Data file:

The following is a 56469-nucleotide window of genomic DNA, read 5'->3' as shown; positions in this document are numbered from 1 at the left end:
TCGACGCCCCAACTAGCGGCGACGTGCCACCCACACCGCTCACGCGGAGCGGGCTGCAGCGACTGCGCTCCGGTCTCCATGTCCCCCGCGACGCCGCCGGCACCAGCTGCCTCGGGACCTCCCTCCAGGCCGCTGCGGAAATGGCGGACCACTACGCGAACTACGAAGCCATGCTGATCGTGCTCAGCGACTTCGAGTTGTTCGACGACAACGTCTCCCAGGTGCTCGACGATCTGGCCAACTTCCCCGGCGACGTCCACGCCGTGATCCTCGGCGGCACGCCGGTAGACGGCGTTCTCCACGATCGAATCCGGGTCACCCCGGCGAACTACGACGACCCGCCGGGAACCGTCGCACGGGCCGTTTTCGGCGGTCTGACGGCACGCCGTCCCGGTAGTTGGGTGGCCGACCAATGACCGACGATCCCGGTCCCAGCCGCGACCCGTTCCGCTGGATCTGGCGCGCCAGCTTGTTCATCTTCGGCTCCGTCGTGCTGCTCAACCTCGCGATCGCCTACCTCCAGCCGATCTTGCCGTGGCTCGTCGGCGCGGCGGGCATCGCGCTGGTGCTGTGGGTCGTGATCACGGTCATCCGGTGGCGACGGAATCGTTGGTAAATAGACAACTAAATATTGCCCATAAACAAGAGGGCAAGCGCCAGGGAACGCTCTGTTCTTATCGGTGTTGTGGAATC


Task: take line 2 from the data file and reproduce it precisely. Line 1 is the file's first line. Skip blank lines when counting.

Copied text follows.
TCGACGCCCCAACTAGCGGCGACGTGCCACCCACACCGCTCACGCGGAGCGGGCTGCAGCGACTGCGCTCCGGTCTCCATGTCCCCCGCGACGCCGCCGGCACCAGCTGCCTCGGGACCTCCCTCCAGGCCGCTGCGGAAATGGCGGACCACTACGCGAACTACGAAGCCATGCTGATCGTGCTCAGCGACTTCGAGTTGTTCGACGACAACGTCTCCCAGGTGCTCGACGATCTGGCCAACTTCCCCGGCGACGTCCACGCCGTGATCCTCGGCGGCACGCCGGTAGACGGCGTTCTCCACGATCGAATCCGGGTCACCCCGGCGAACTACGACGACCCGCCGGGAACCGTCGCACGGGCCGTTTTCGGCGGTCTGACGGCACGCCGTCCCGGTAGTTGGGTGGCCGACCAATGACCGACGATCCCGGTCCCAGCCGCGACCCGTTCCGCTGGATCTGGCGCGCCAGCTTGTTCATCTTCGGCTCCGTCGTGCTGCTCAACCTCGCGATCGCCTACCTCCAGCCGATCTTGCCGTGGCTCGTCGGCGCGGCGGGCATCGCGCTGGTGCTGTGGGTCGTGATCACGGTCATCCGGTGGCGACGGAATCGTTGGTAAATAGACAACTAAATATTGCCCATAAACAAGAGGGCAAGCGCCAGGGAACGCTCTGTTCTTATCGGTGTTGTGGAATC